Letterboxd: Film Club

Redefining Letterboxd’s community to help film lovers discover niche films and promote asynchronous interaction
Thumbnail image of Letterboxd mockups
Mar - May 2021
(2.5 months)
UX / UI Designer
What I did
User Research
Interaction Design
UX/UI Design
User Testing
Intro →

In 2020, Letterboxd’s explosive growth brought in an influx of younger, casual film fans.

Before Letterboxd, there wasn’t a social film discovery platform focused on audiences. While competitors focused on critic reviews (i.e. Rotten Tomatoes), Letterboxd gave everyday audiences a platform to review films and curate movie lists. 

From witty one-liner reviews to longform essays, users can interact with a like-minded film community, revolving around a core idea: the people you interact with help hone your film taste. 

During COVID-19, movie theaters shut down and people watched more films at home. Letterboxd's popularity skyrocketed with a 40% growth and over a million new users (Deseret News). Now, the largest user demographic is 18-24 year olds, who are mostly casual film fans (NYTimes).
The Problem →

Letterboxd is a social film discovery platform, but it's surprisingly hard to be social.

Casual film fans need greater film discovery opportunities to overcome blind spots in their film knowledge, as well as direct social functionalities to stay engaged with the community.

So why is it so difficult?

Users have trouble directly accomplishing their tasks, taking extra, unnecessary steps to discover new films and socialize with the community. This causes users to leave the app to interact with the community on third party platforms instead.
The Solution →

A "Film Club" feature, which helps users discover niche movies, watch asynchronously, and meaningfully interact with the community.

To help casual fans access social film discovery opportunities, I integrated a feature called Film Club into Letterboxd’s mobile app. I scoped out the feature, mapped out key interaction flows, and tested the feature with real users.

I also worked alongside their existing UI and created new components that adhered to their existing visual design.
Disclaimer❗ I am not affiliated with Letterboxd. This was an academic project borne out of my passion for the platform. Thus, this project is limited by lack of access to Letterboxd's internal data, business goals, and success metrics.

Letterboxd can’t keep up with the community features that users have been asking for.

Prior to 2020, Letterboxd’s small, scrappy team (only 8 people) couldn’t prioritize arduous development jobs. Thus, they have a backlog of planned features dating back to 2011.

Despite a lack of features, Letterboxd’s users are passionate and take charge in other ways — from volunteer moderating, coding projects using Letterboxd API, and countless Reddit threads on platform suggestions and improvements.
User suggestions from Letterboxd’s feedback forum
Users are frustrated that Letterboxd doesn’t provide enough film discovery opportunities (i.e. no recommendations or niche groups). In addition, they find it difficult to access other users who can help them discover film more meaningfully.
Defining User Groups →

Casual fans now make up the majority of Letterboxd’s user base, and have different needs.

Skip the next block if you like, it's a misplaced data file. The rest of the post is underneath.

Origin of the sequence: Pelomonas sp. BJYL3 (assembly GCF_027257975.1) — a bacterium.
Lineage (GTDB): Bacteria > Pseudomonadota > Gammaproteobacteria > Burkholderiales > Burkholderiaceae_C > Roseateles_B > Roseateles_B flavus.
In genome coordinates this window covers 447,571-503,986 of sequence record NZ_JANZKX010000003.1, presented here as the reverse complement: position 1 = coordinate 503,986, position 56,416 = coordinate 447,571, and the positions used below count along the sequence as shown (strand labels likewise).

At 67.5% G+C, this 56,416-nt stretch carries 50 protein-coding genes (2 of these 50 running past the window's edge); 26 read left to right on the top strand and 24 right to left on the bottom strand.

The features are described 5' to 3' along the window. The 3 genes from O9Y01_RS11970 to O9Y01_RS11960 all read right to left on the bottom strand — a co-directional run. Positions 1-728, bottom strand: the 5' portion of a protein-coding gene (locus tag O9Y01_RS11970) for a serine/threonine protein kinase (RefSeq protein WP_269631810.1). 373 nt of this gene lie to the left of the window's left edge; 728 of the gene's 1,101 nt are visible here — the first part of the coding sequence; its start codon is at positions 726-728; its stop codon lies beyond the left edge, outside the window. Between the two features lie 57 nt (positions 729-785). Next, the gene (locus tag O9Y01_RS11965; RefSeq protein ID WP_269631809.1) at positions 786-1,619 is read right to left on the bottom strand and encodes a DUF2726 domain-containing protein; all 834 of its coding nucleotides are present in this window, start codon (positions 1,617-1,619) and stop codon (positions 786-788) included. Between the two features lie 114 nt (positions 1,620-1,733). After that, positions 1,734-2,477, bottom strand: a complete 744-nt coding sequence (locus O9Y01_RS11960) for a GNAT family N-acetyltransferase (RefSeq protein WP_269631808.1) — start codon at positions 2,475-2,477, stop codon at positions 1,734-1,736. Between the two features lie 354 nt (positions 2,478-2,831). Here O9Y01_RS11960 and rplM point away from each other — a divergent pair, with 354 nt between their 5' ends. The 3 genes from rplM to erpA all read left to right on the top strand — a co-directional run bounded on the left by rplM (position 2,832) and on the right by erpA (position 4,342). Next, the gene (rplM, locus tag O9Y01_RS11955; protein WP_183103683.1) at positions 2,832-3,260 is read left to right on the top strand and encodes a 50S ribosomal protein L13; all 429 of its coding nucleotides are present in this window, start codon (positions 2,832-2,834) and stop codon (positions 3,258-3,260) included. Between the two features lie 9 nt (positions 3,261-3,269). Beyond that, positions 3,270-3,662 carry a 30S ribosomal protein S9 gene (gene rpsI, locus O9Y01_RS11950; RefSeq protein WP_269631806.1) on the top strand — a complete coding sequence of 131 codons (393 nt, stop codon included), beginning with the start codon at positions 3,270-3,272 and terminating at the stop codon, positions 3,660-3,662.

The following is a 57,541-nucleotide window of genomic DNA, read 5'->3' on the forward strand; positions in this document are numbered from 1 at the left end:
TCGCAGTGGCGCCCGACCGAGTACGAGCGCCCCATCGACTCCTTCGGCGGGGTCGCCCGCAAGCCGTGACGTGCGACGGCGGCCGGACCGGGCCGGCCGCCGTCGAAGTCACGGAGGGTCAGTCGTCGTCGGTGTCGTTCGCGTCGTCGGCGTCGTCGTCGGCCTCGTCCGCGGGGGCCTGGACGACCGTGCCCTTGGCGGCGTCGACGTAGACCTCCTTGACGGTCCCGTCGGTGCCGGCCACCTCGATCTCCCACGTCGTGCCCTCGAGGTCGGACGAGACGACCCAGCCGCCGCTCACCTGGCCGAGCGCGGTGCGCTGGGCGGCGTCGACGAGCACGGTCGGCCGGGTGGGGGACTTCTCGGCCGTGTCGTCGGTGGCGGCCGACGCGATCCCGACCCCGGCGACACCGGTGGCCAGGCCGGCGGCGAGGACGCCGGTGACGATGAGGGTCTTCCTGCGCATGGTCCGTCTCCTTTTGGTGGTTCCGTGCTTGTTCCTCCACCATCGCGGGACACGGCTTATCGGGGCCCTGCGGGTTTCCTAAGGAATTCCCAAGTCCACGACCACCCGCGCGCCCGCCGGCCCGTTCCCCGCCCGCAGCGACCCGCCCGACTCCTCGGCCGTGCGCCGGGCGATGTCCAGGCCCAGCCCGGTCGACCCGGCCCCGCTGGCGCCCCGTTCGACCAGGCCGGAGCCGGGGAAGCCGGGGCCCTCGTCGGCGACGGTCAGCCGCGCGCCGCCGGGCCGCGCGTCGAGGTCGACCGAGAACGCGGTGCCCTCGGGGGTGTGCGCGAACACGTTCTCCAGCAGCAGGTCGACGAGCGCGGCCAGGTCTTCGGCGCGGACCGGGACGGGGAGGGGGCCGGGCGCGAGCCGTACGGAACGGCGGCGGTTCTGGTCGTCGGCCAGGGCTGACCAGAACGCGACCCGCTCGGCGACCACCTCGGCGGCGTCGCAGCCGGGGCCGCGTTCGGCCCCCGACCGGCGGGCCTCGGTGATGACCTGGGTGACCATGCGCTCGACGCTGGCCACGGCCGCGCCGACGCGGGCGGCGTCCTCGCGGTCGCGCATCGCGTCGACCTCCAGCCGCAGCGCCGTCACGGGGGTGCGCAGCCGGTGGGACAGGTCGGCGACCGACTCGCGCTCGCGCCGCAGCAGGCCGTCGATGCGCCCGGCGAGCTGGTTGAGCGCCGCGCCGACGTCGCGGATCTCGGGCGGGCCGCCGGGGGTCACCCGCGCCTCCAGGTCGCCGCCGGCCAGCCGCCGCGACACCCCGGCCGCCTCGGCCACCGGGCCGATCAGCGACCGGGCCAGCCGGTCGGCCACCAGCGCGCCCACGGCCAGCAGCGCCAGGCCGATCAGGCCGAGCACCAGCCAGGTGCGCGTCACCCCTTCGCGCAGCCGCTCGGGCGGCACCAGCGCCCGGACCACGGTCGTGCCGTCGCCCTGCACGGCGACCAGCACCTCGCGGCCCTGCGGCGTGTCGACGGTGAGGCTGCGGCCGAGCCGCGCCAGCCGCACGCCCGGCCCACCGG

Casual fans outnumber Letterboxd’s previous majority of hardcore cinephiles. Now, the majority of users are likely to be younger, less knowledgeable about film, and prefer light-hearted social interaction over serious film analysis (NYTimes).

Thus, I identified two provisional user groups:
Provisional personas of Letterboxd's users
I decided to focus on the casual fans, as they made up the majority of Letterboxd's userbase.

Interacting with Letterboxd’s community is intimidating and time-consuming. This makes it harder for users to discover and watch films.

I interviewed casual fans to understand their experiences with Letterboxd. My user interviews revealed these key insights
Throughout the interviews, I discovered one common threadusers resorted to roundabout methods to accomplish simple tasks.
  • They socialized by making Lists, but couldn’t collaborate on them. Users ended up adding hundreds of comments to recommend films to add, which would need to be closely monitored.
  • They commented on reviews, but couldn’t directly reply, tag, or message other users. Lack of notifications harmed re-engagement, preventing users from deepening potential friendships.
  • They added “friend tags” to reviews to remember who they watched a film with, but couldn’t actually link their friends.
  • They made extra Lists to decide what to watch, rather than referencing and utilizing their Watchlist to its fullest potential.
The Opportunity →

How might we help casual film fans discover film and hone their taste directly alongside the Letterboxd community?

Letterboxd’s drastic user growth means that their “metrics are up across the board”, with increased revenue from ads and paid members. They even “brought on several full-time staff.” (NYTimes) 

Now, Letterboxd has the resources to improve community features and accommodate their growing user base. Thus, based off my research, I established four design objectives:

Ideation →

Brainstorming a feature that promotes film discovery and direct community interaction

WIth these objectives in mind, I facilitated a group brainstorming session. We voted on the ideas we thought were most effective, which included interest groups, discussion forums, and Spotify-like recommendation bundles.
Facilitating a group brainstorm via Invision Freehand
Then, I discovered that some Letterboxd users had created an in-platform Film Club. Like book clubs, users watch specific films on a curated schedule, and return to participate in weekly discussion

As expected, it was initiated via roundabout methods. Hosted on a single profile, it took 71+ Lists, a makeshift film calendar, and a private Discord server to serve its growing community.

With a whopping 700+ participants, I realized Film Club was a feature that many users were trying to create on their own, without the actual functionalities to do so. Like our voted features, Film Club brought together users with similar interests, provided a venue for casual, direct discussion, and encouraged film discovery.

Thus, I moved forward, deciding to integrate a mobile Film Club feature.
NoteFilm Club started out with a different name: Watch Parties. This was changed after user testing — which will be explained! For consistency purposes, I will refer to the feature as Film Club. In my artifacts, Watch Parties = Film Club.

Adding guardrails and further defining the new Film Club feature

Using the MoSCoW Method, I prioritized some notable features, including:
  • Invite a friend to increase shared film discovery
  • Theme-based schedules to help users explore niche interests
  • 2 event options at any given time to provide users with choices
  • Direct user-to-user reply threads
I went forward with Must-Have and Should-Have features
Information Architecture →

Mapping out intuitive entry points to integrate Film Club throughout the app